Painting // I'm working on my fourth illustration for this week. If I want to finish my current two picture books by my deadline I have to paint four illustrations per week, minimum.  This is to allow me time for a holiday (yay! Canada!), and time at the end of the project to repaint or fix any illustrations that don't meet my exacting standards. I have three baby-free mornings, and five afternoon naps in which I can work. Every minute counts. 

Seeing // The gorgeous, skim-milk-thin, post-rainy-day morning light. The grey clouds are low and gossamer. I expect they will burn off by the afternoon. 

Running // Errands... not marathons. Little One and I have lots of tasks to complete today, but once we're done, hopefully the afternoon will be perfect for duck-feeding by the river. Once we've gone for our doctor's checkup... bought some new shoes... stopped by the pharmacy... and run around the Bentall's shopping centre examining all the knee-high window displays (why do stores display everything so low!?).... 

What are your verbs for today? 

Running to the river... always at top speed. She's the fastest 18 month old I know. 

A notebook to hold all the lists... 


My notebook collection

This weekend I spent some time organizing my studio, and I thought it might be fun to take you on a tour of my notebook collection and show you how I use them.

My Journal

I have been keeping journals continuously since I was 12 or 13 years old. I started in sweet looking cloth-bount diaries, then moved on to Mead 5-star spiral bound scribblers, then decided that I needed to be stylish and chic, and graduated to moleskines.

I write an entry almost every day. Normally I describe what happened that day (or the day before, if I'm writing first thing in the morning), and outline my thoughts about my projects or things that might be happening in my life.

However, I don't always write journal entries in my moleskine journal. I keep a concurrent journal in a Scrivener file and sometimes I brain-dump my thoughts into that. It's nice to be able to type at the speed of my thoughts, instead of waiting for my hand and pen to catch up.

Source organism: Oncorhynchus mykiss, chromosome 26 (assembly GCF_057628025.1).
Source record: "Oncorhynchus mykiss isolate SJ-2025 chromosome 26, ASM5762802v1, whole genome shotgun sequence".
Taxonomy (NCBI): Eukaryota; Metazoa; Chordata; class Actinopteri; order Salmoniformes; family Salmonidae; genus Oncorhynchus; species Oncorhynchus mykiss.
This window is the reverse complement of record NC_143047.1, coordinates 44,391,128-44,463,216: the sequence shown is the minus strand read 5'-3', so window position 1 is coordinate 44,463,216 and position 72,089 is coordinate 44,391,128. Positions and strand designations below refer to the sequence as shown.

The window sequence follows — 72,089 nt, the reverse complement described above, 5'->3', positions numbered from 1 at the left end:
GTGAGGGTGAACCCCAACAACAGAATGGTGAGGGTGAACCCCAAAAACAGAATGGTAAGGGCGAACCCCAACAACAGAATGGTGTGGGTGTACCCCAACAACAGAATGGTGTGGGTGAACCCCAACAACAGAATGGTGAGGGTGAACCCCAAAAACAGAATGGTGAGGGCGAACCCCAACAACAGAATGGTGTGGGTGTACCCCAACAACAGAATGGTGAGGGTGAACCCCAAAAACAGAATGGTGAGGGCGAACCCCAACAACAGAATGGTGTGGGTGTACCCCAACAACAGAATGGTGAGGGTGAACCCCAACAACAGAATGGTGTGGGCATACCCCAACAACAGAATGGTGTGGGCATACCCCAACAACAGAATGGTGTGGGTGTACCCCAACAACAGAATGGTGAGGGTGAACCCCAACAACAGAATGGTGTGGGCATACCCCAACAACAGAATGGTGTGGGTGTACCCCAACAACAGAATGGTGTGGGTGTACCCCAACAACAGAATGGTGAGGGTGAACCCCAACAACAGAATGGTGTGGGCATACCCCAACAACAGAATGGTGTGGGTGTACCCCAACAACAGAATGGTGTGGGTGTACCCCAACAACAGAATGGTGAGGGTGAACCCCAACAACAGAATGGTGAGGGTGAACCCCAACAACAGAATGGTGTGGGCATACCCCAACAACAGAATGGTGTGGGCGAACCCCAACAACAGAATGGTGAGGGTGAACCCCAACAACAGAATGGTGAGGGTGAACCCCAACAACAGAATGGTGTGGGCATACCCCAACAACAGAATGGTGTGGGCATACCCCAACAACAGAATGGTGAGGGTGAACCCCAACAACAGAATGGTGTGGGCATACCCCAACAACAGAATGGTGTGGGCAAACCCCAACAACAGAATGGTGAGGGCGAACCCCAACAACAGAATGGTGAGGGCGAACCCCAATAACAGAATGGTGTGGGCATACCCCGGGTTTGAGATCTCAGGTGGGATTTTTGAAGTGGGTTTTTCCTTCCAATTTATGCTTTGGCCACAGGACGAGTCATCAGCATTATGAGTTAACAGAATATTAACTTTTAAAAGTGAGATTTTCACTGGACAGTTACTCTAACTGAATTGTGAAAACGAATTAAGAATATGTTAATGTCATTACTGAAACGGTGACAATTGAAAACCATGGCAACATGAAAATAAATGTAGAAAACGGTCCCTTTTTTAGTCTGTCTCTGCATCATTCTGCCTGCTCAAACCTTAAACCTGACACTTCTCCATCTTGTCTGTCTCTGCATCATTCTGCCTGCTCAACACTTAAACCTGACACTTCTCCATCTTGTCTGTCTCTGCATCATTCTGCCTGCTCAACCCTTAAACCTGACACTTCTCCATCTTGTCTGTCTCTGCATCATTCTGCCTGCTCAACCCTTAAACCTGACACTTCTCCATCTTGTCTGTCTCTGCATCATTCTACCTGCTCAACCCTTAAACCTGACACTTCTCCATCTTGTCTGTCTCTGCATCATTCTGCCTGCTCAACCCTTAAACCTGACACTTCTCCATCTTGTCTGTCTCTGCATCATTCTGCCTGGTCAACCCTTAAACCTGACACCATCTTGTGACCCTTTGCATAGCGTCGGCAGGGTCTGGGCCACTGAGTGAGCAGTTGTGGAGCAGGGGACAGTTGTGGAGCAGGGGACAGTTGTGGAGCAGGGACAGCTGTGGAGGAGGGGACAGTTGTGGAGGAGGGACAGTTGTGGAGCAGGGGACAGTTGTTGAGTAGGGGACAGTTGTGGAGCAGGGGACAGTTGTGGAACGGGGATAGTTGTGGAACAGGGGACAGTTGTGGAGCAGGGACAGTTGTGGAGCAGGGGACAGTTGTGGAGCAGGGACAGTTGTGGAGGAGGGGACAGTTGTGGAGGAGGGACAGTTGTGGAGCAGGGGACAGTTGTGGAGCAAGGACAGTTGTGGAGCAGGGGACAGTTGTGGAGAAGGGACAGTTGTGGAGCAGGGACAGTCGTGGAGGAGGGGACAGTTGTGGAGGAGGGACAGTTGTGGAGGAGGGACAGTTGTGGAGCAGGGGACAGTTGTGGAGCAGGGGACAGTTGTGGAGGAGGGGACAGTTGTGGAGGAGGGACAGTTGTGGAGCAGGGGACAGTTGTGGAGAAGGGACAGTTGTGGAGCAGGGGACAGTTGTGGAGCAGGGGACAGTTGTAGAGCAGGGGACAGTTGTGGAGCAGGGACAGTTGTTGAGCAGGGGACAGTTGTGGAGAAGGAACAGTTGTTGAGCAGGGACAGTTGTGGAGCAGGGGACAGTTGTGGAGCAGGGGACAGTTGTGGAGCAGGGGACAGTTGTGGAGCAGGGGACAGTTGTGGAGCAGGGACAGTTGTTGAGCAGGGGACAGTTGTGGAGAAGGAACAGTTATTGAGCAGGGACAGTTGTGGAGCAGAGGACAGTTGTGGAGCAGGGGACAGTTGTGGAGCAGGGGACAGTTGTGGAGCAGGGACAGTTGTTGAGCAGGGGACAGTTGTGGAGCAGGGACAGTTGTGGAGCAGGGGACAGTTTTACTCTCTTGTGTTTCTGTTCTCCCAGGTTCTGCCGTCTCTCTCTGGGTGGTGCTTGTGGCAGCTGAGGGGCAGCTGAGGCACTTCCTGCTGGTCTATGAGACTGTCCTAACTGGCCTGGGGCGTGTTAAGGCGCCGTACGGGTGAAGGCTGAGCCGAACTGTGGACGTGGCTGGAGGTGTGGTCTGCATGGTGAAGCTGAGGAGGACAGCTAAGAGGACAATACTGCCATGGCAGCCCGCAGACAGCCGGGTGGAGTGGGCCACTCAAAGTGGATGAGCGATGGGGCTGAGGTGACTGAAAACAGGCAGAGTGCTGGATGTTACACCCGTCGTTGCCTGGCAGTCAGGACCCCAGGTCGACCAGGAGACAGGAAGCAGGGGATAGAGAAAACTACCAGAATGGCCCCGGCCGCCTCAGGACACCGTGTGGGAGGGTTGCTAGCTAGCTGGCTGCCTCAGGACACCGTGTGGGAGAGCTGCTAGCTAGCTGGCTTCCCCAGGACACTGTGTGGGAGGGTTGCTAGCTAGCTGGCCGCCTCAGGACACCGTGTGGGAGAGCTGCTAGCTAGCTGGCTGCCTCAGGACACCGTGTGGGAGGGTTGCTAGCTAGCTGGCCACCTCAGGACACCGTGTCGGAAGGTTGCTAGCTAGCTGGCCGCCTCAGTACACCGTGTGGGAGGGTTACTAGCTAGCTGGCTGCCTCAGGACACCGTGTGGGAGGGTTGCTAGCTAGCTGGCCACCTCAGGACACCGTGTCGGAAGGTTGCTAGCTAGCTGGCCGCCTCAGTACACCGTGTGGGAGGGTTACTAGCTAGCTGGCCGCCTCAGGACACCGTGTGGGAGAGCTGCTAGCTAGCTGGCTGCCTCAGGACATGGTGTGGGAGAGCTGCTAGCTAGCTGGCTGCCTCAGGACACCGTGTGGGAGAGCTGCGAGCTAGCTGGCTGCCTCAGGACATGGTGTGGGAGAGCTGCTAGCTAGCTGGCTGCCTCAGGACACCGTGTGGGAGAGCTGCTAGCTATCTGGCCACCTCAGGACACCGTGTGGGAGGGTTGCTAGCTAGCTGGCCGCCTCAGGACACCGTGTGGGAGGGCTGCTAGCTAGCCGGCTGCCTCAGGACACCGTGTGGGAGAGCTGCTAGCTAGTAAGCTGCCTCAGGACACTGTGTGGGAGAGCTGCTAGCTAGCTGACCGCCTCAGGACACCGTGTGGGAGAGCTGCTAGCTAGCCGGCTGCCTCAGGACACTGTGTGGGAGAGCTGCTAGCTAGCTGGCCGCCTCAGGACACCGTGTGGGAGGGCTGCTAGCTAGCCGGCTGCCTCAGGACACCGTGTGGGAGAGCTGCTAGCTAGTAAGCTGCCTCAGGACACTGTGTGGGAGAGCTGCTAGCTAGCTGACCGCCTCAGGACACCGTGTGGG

I'm not precious about my paper journals. They're messy. They're full of scribbles. They're peppered with mis-spelled words and incomplete sentences. Sometimes I only have the time to write quick lists about the day -- things I saw, things I thought about -- in a rapid logging style. My journal is for un-selfconscious experimentation and expression. It's where I push my voice to its limits and figure out what my heart really wants to say. It is utterly private, but at the same time, there isn't much in there that is deeply secret or unsharable.

My Sketchbook

I recently moved from a moleskine pocket sketchbook to a normal sized one. At first I liked the smaller size of the pocket book because I could wedge it between diapers, wipes and bottles in my hold-everything bag. Now that Little One is older, and we don't need to bring the kitchen sink on every outing, I've opted for a slightly larger notebook. It gives me more freedom to decide how large I want my sketches to be. 

This sketchbook is all about daily experimentation and play. I'm not enamoured with the moleskine sketchbook paper. It only does an adequate job of dealing with watercolours and some pens bleed on the paper. That being said, I quite like that I can't be precious about what I'm doing. I feel free to make mistakes because these drawings are only for myself. 

I have many other sketchbooks which are the workhorses for my various jobs and projects. For those I normally use A3 or A4 Seawhite of Brighton sketchbooks. They're big, bulky, fantastic, and rarely leave my studio. 

My Personal Dictionary